I have received many queries from former and current students, some as far a Zanzibar, who cited “this trusted American source, The New York Times.” My answer to them was simple. Practice yoga with mindfulness. Incidentally, words like mindfulness and awareness are not some New Age vocabulary spouted off by yoga teachers; they are at the very essence of yoga. I would respectfully ask yoga practitioners to consider: why do you do yoga? Are you doing the posture the way you saw it on TV? Is it about aspiring to look like your physically fit instructor, or a renowned guru you found on YouTube? Is it about escaping from your seemingly banal life for one hour? For sure, yoga asana classes are the in-thing right now, the hot places to be. People are frustrated with delayed doctor appointments, rushed doctor visits, and conflicting advice. And because modern gurus seeking to market their own style, or authors quoting gurus out of context, have credited “yoga” with fixing every physical and mental problem known to man, people think it’s worth a try.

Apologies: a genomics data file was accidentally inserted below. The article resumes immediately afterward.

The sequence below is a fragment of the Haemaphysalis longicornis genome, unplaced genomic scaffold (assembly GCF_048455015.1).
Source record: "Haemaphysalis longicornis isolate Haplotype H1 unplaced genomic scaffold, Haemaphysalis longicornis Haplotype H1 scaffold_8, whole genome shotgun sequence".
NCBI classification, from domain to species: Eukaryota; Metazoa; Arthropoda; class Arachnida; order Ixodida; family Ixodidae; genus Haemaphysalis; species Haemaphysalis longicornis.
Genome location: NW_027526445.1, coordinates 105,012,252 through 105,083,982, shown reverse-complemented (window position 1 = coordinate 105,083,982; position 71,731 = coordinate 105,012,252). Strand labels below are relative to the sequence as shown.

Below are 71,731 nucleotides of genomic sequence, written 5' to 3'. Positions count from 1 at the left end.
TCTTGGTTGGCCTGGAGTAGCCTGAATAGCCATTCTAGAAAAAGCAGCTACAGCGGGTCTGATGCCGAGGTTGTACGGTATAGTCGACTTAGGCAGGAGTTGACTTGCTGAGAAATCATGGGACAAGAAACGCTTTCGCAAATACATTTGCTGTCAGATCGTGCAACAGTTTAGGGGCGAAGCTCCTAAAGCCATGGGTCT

Teachers who are “jumping on people, pushing and pulling, and saying ‘you should be able to do this by now'” are not teaching yoga, classical or otherwise. Yoga is a way of life, and yoga practice demands personal investment and awareness. I concur with Broad’s view in this regard. “Paying attention” is crucial in yoga class. People who hunger for peace in mind and body find what they are looking for because they practice yoga that way. Other teachers and students approach yoga asanas the same way some people drive through rush hour traffic–mentally checked-out, impatient, seeking short-cuts, projecting self-anger onto others, and in denial of their physical discomfort. They are on auto pilot and run the risk of accidents.